For the translational kinetic energy, that is the kinetic energy associated with rectilinear motion, of a rigid body with constant mass , whose center of mass is moving in a straight line with speed , as seen above is equal to
The kinetic energy of any entity depends on the reference frame in which it is measured. However the total energy of an isolated system, i.e. one which energy can neither enter nor leave, does not change in whatever reference frame it is measured. Thus, the chemical energy converted to kinetic energy by a rocket engine is divided differently between the rocket ship and its exhaust stream depending upon the chosen reference frame. This is called the Oberth effect. But the total energy of the system, including kinetic energy, fuel chemical energy, heat, etc., is conserved over time, regardless of the choice of reference frame. Different observers moving with different reference frames disagree on the value of this conserved energy.
The kinetic energy of such systems depends on the choice of reference frame: the reference frame that gives the minimum value of that energy is the center of momentum frame, i.e. the reference frame in which the total momentum of the system is zero. This minimum kinetic energy contributes to the invariant mass of the system as a whole.
The work done accelerating a particle during the infinitesimal time interval dt is given by the dot product of force and displacement:
where we have assumed the relationship p = m v. (However, also see the special relativistic derivation below.)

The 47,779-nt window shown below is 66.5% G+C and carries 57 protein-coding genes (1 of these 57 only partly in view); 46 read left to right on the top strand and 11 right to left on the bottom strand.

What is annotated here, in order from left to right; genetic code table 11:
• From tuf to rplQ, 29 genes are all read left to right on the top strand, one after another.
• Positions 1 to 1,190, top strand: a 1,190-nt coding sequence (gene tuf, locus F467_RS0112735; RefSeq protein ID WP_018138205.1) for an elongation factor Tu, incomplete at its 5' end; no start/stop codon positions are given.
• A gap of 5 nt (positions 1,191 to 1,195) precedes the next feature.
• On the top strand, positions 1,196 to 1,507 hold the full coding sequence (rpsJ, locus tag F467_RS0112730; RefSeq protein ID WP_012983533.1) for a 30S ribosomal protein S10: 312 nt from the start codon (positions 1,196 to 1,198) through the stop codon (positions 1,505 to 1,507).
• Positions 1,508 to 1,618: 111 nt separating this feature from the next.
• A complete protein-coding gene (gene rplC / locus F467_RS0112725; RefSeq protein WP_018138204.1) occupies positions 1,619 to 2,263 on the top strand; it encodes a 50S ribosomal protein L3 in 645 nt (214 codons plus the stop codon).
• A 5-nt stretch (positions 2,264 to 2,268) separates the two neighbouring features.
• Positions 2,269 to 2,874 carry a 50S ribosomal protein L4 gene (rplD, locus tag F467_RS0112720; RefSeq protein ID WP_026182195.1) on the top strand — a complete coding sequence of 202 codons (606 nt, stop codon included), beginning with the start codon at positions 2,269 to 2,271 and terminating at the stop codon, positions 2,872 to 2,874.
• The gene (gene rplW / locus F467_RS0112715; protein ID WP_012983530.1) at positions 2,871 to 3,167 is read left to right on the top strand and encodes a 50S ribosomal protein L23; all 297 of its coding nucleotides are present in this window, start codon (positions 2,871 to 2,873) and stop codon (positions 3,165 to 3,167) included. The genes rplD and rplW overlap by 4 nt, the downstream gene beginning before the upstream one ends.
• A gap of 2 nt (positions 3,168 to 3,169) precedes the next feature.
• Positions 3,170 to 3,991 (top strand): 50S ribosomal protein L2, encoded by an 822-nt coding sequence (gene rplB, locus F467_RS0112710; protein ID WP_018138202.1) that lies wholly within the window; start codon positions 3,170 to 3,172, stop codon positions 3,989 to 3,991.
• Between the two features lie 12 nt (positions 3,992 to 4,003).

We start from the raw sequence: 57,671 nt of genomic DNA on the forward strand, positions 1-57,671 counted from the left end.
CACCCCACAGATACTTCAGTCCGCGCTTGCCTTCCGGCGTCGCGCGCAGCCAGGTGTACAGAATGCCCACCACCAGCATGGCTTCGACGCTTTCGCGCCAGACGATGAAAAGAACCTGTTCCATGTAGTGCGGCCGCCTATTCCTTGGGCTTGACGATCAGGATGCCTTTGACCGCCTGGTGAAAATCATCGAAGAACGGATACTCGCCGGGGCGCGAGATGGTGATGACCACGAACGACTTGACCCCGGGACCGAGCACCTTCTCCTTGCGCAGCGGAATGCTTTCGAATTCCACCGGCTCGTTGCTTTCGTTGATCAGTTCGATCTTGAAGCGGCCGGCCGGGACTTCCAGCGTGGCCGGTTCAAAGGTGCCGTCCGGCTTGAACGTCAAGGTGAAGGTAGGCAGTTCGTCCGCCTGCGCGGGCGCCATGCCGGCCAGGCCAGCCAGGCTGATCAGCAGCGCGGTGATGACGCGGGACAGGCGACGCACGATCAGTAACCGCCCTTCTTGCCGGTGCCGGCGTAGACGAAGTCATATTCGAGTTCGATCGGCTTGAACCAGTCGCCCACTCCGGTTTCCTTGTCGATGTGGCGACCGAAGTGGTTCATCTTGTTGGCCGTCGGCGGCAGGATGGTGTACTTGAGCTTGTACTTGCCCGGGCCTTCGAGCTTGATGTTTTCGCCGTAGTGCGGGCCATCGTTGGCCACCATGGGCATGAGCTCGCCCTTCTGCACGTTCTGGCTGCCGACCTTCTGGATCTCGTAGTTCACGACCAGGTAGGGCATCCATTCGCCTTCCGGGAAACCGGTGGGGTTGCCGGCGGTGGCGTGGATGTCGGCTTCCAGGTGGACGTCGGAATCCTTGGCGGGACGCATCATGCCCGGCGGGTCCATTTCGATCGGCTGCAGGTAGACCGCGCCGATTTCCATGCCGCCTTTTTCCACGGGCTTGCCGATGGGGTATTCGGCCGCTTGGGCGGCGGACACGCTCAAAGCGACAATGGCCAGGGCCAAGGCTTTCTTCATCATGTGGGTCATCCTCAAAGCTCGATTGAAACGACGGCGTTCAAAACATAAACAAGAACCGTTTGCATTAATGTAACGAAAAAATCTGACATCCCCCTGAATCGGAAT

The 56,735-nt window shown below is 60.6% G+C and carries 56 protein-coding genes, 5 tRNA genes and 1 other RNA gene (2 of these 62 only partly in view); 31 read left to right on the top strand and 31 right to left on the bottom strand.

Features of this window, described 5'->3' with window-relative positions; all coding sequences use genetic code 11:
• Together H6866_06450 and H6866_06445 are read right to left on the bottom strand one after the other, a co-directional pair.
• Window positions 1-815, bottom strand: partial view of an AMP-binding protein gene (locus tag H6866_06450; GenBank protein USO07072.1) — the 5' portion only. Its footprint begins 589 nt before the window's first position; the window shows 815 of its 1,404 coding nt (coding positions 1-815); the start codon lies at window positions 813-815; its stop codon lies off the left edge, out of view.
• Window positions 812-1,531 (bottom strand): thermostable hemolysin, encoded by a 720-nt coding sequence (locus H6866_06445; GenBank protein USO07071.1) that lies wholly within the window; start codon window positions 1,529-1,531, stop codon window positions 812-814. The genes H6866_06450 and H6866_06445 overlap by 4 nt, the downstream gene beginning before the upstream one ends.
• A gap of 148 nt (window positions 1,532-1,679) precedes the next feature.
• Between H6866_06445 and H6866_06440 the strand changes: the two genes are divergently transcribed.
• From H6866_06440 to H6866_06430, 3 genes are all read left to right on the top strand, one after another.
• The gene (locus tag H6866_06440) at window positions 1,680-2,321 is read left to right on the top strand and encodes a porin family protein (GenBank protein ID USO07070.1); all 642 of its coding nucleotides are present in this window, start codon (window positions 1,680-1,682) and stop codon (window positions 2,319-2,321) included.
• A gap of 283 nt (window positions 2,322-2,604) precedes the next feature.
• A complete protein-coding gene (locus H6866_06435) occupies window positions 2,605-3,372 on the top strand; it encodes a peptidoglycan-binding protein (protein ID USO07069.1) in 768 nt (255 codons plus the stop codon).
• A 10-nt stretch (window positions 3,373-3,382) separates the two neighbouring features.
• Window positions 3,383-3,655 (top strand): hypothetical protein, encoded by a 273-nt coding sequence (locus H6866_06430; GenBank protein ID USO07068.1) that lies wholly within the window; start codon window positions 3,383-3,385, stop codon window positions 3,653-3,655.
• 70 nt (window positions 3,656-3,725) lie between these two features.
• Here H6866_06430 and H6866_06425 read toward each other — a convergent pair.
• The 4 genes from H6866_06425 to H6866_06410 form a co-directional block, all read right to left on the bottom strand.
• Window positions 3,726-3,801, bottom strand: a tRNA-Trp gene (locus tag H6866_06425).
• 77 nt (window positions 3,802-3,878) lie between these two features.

Applying the product rule we see that:
Therefore (assuming constant mass so that dm=0), the following can be seen:
Since this is a total differential (that is, it only depends on the final state, not how the particle got there), we can integrate it and call the result kinetic energy. Assuming the object was at rest at time 0, we integrate from time 0 to time t because the work done by the force to bring the object from rest to velocity v is equal to the work necessary to do the reverse:
This equation states that the kinetic energy (Ek) is equal to the integral of the dot product of the velocity (v) of a body and the infinitesimal change of the body's momentum (p). It is assumed that the body starts with no kinetic energy when it is at rest (motionless).
If a rigid body Q is rotating about any line through the center of mass then it has rotational kinetic energy () which is simply the sum of the kinetic energies of its moving parts, and is thus given by:
(In this equation the moment of inertia must be taken about an axis through the center of mass and the rotation measured by ω must be around that axis; more general equations exist for systems where the object is subject to wobble due to its eccentric shape).
A system of bodies may have internal kinetic energy due to the relative motion of the bodies in the system. For example, in the Solar System the planets and planetoids are orbiting the Sun. In a tank of gas, the molecules are moving in all directions. The kinetic energy of the system is the sum of the kinetic energies of the bodies it contains.
A macroscopic body that is stationary (i.e. a reference frame has been chosen to correspond to the body's center of momentum) may have various kinds of internal energy at the molecular or atomic level, which may be regarded as kinetic energy, due to molecular translation, rotation, and vibration, electron translation and spin, and nuclear spin. These all contribute to the body's mass, as provided by the special theory of relativity. When discussing movements of a macroscopic body, the kinetic energy referred to is usually that of the macroscopic movement only. However all internal energies of all types contribute to body's mass, inertia, and total energy.